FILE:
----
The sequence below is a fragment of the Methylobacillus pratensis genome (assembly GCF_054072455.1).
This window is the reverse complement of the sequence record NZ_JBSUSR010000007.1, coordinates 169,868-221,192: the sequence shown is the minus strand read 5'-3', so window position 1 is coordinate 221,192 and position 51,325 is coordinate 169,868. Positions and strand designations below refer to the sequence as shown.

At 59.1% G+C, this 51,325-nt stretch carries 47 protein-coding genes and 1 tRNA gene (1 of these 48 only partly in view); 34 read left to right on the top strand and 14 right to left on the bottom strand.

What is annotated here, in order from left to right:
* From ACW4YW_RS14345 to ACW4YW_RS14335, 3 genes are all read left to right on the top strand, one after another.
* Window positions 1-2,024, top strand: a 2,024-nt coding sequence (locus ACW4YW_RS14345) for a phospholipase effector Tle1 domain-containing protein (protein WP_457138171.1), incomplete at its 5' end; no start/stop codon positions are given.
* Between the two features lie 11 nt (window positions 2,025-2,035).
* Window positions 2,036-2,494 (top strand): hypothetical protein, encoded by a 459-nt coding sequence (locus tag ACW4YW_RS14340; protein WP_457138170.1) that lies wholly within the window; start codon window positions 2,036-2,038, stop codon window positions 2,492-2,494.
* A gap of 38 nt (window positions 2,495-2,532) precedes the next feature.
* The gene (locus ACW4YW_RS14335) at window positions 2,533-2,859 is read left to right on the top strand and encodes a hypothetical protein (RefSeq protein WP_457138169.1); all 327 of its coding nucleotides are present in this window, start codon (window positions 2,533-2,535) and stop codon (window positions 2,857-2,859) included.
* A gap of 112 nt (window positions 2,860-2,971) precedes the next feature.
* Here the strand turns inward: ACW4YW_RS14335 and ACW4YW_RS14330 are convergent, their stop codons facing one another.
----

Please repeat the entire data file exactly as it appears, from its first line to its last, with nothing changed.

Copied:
The sequence below is a fragment of the Methylobacillus pratensis genome (assembly GCF_054072455.1).
This window is the reverse complement of the sequence record NZ_JBSUSR010000007.1, coordinates 169,868-221,192: the sequence shown is the minus strand read 5'-3', so window position 1 is coordinate 221,192 and position 51,325 is coordinate 169,868. Positions and strand designations below refer to the sequence as shown.

At 59.1% G+C, this 51,325-nt stretch carries 47 protein-coding genes and 1 tRNA gene (1 of these 48 only partly in view); 34 read left to right on the top strand and 14 right to left on the bottom strand.

What is annotated here, in order from left to right:
* From ACW4YW_RS14345 to ACW4YW_RS14335, 3 genes are all read left to right on the top strand, one after another.
* Window positions 1-2,024, top strand: a 2,024-nt coding sequence (locus ACW4YW_RS14345) for a phospholipase effector Tle1 domain-containing protein (protein WP_457138171.1), incomplete at its 5' end; no start/stop codon positions are given.
* Between the two features lie 11 nt (window positions 2,025-2,035).
* Window positions 2,036-2,494 (top strand): hypothetical protein, encoded by a 459-nt coding sequence (locus tag ACW4YW_RS14340; protein WP_457138170.1) that lies wholly within the window; start codon window positions 2,036-2,038, stop codon window positions 2,492-2,494.
* A gap of 38 nt (window positions 2,495-2,532) precedes the next feature.
* The gene (locus ACW4YW_RS14335) at window positions 2,533-2,859 is read left to right on the top strand and encodes a hypothetical protein (RefSeq protein WP_457138169.1); all 327 of its coding nucleotides are present in this window, start codon (window positions 2,533-2,535) and stop codon (window positions 2,857-2,859) included.
* A gap of 112 nt (window positions 2,860-2,971) precedes the next feature.
* Here the strand turns inward: ACW4YW_RS14335 and ACW4YW_RS14330 are convergent, their stop codons facing one another.